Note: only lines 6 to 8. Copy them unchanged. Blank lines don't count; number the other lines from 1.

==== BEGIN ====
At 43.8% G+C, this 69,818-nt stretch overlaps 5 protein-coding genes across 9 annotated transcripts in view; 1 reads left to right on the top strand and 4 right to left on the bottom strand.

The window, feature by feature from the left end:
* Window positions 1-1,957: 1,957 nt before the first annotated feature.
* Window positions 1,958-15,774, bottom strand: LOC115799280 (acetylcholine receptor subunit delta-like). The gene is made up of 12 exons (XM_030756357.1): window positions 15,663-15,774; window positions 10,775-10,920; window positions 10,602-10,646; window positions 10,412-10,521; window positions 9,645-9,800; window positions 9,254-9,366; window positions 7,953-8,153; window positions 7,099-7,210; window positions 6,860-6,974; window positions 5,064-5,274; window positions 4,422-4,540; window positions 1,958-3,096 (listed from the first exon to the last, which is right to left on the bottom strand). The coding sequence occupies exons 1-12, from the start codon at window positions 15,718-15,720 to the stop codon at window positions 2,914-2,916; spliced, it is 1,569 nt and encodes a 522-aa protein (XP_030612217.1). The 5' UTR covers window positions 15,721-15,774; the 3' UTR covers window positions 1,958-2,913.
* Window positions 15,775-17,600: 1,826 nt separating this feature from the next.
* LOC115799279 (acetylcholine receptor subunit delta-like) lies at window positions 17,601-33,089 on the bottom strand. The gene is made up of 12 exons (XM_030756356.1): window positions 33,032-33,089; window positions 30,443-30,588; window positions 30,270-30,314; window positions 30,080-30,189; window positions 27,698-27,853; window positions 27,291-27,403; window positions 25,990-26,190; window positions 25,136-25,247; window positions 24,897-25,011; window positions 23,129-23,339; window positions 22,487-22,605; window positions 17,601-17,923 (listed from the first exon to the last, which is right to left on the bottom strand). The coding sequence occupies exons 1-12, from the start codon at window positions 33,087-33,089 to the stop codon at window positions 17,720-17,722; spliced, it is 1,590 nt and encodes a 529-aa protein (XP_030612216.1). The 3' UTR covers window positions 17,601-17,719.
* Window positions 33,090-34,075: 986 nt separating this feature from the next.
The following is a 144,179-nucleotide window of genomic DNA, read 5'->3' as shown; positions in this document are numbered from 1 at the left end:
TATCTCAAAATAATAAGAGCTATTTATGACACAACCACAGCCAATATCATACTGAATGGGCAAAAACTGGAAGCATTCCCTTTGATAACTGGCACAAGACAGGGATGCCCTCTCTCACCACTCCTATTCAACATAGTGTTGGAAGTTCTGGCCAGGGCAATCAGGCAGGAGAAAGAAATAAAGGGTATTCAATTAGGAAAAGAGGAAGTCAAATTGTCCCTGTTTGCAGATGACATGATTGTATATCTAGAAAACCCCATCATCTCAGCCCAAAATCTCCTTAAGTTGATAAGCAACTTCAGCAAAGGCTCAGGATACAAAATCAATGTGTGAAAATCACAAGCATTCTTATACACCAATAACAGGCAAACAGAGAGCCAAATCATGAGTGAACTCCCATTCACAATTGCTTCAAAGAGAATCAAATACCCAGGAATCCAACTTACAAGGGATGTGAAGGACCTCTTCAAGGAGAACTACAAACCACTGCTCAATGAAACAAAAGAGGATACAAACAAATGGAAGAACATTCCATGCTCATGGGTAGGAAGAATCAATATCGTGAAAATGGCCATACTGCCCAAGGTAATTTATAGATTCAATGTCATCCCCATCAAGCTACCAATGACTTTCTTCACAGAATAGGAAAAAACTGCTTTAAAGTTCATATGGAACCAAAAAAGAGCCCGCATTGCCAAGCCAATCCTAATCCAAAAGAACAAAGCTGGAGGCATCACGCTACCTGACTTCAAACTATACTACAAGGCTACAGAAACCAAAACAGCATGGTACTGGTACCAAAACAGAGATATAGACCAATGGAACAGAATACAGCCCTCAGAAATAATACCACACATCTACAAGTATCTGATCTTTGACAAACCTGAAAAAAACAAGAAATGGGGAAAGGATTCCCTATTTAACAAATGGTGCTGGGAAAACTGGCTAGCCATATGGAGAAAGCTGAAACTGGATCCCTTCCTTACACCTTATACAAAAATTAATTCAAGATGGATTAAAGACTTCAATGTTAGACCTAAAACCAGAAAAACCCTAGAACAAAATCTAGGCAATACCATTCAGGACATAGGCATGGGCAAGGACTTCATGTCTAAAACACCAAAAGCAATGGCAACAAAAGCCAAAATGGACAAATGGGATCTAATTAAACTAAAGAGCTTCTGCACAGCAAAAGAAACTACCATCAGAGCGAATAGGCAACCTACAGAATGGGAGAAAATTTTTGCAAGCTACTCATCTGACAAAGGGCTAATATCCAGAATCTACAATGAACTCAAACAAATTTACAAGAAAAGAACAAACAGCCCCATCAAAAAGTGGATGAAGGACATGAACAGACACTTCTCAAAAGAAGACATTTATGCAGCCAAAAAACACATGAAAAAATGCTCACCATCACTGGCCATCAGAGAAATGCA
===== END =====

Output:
* LOC115799279 (acetylcholine receptor subunit delta-like) lies at window positions 17,601-33,089 on the bottom strand. The gene is made up of 12 exons (XM_030756356.1): window positions 33,032-33,089; window positions 30,443-30,588; window positions 30,270-30,314; window positions 30,080-30,189; window positions 27,698-27,853; window positions 27,291-27,403; window positions 25,990-26,190; window positions 25,136-25,247; window positions 24,897-25,011; window positions 23,129-23,339; window positions 22,487-22,605; window positions 17,601-17,923 (listed from the first exon to the last, which is right to left on the bottom strand). The coding sequence occupies exons 1-12, from the start codon at window positions 33,087-33,089 to the stop codon at window positions 17,720-17,722; spliced, it is 1,590 nt and encodes a 529-aa protein (XP_030612216.1). The 3' UTR covers window positions 17,601-17,719.
* Window positions 33,090-34,075: 986 nt separating this feature from the next.
The following is a 144,179-nucleotide window of genomic DNA, read 5'->3' as shown; positions in this document are numbered from 1 at the left end: